ing examples of typical communities as exemplified at their
time of classification given by Laessle, 1942. Wherever such
examples were satisfactorily represented within one of the
four inviolate areas of the Reserve, they were so located,
but two, one in a mature live-oak hammock, and one a black-
pine and fetterbush flatwoods, are located in non-inviolate
areas. The quadrats are clearly marked and designated as


3. Marking-Concrete posts measuring 4 x 4 inches and 3 feet
long were set at the corners of each quadrat, leaving the
upper foot above ground level. Where the quadrats were
located at considerable distance from obvious reference
points, bearings and measured distances were taken from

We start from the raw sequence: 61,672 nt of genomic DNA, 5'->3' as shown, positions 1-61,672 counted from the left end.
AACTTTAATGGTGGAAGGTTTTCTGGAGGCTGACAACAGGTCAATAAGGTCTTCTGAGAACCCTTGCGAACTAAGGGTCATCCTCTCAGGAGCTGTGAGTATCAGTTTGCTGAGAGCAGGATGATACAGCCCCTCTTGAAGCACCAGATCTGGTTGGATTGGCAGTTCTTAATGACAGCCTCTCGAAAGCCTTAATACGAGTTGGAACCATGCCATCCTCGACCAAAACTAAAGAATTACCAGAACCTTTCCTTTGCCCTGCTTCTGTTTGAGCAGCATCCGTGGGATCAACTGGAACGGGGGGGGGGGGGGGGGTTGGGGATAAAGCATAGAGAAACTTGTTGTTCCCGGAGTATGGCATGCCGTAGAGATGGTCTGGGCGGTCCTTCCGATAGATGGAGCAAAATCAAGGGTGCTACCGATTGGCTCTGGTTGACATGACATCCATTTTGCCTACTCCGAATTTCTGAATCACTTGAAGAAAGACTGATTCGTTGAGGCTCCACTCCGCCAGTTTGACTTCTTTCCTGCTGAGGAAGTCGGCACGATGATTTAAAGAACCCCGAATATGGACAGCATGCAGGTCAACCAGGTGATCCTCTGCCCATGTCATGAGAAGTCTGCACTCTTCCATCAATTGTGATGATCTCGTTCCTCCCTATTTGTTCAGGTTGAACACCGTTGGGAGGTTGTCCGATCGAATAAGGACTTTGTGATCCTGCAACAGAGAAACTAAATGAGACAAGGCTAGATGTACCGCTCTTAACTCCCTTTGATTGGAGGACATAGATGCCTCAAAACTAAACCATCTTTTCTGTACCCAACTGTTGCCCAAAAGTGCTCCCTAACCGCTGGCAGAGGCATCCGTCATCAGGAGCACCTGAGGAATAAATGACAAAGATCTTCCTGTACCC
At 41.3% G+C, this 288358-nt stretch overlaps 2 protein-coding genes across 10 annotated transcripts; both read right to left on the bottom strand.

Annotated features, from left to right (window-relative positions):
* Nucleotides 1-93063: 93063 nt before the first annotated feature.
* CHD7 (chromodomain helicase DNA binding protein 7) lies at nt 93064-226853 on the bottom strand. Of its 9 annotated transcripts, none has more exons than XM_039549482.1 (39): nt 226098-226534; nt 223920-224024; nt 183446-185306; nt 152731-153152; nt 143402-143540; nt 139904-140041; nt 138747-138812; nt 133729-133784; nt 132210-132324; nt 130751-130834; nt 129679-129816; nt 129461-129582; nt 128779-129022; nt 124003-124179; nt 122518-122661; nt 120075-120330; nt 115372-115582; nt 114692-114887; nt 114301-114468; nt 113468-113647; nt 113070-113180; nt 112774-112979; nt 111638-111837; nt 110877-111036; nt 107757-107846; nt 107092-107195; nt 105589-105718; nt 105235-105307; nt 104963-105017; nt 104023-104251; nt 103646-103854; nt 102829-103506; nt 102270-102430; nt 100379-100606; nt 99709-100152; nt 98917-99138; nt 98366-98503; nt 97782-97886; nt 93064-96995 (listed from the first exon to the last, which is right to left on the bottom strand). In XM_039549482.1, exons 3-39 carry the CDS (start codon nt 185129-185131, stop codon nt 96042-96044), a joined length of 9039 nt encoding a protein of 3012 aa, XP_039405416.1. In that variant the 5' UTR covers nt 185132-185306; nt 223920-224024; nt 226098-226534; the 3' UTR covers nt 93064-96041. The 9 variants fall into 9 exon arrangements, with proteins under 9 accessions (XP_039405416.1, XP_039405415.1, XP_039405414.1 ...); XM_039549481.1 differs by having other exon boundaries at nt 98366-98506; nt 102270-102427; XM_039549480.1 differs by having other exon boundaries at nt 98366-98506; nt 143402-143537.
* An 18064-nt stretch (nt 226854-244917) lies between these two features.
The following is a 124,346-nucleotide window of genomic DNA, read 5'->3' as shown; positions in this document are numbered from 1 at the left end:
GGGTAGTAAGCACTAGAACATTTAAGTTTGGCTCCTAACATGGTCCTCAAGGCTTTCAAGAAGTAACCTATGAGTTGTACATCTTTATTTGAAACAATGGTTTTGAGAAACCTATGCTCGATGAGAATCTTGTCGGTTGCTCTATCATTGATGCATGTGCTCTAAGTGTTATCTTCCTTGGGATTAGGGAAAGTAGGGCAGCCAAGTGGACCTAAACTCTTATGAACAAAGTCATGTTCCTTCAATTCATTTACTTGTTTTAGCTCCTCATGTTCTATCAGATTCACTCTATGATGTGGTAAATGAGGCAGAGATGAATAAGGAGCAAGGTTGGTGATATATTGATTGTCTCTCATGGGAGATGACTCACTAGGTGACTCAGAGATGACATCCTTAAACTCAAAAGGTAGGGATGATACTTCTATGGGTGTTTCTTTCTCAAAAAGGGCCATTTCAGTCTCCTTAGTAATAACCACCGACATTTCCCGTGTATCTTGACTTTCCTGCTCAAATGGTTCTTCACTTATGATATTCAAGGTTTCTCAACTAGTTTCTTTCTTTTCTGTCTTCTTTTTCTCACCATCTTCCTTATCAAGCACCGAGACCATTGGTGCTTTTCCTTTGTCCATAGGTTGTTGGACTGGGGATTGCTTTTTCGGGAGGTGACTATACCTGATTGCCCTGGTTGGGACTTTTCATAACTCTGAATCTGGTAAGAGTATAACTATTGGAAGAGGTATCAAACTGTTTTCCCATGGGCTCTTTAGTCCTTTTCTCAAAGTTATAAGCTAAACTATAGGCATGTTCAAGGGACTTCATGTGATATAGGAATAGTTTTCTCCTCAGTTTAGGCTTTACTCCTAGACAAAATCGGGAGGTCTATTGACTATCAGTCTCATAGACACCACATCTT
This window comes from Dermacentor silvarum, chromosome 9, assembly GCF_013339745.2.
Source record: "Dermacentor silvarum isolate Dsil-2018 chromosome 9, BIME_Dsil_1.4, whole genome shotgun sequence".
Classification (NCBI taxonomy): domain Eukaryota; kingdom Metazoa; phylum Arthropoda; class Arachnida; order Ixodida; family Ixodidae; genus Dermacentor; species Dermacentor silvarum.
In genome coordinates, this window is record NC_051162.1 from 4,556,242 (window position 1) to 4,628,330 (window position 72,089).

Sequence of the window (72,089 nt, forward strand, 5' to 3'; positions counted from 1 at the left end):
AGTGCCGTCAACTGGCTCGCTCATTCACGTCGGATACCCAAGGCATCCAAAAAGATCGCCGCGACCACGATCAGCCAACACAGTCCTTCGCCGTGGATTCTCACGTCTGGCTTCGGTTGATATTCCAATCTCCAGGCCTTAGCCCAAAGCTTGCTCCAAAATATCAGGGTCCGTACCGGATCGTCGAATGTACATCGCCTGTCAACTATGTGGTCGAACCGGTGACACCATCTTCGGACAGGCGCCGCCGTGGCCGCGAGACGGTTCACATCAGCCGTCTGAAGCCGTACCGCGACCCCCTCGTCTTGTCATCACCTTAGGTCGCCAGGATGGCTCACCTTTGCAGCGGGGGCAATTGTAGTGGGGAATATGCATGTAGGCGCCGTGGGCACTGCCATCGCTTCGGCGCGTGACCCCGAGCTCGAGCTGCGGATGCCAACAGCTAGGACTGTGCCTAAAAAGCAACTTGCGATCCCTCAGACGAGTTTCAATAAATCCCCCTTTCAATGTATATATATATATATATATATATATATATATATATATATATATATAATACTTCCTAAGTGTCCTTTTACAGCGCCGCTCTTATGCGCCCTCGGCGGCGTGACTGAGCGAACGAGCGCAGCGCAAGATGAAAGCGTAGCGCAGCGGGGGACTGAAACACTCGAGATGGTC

such obvious reference points as road or fence intersections.
These data were recorded and plotted on a map of the Re-
4. Mapping and vegetation-In order to get a fairly accurate
map of the woody species within the quadrats the area was
laid off in twenty foot squares by running twine at twenty
foot intervals from two adjacent sides to their opposite sides.
The approximate position of each plant was then mapped
using different symbols for each species. When the diameter
breast high was an inch or more this D. B. H. was recorded
to the nearest inch, either within the symbol or close enough
to it, to indicate definitely to which symbol the figure refers
(Fig. 4). This should enable one to record, not only of the
rate of growth of each tree, but also of those which succumb
and new invaders as well. I have not decided how often it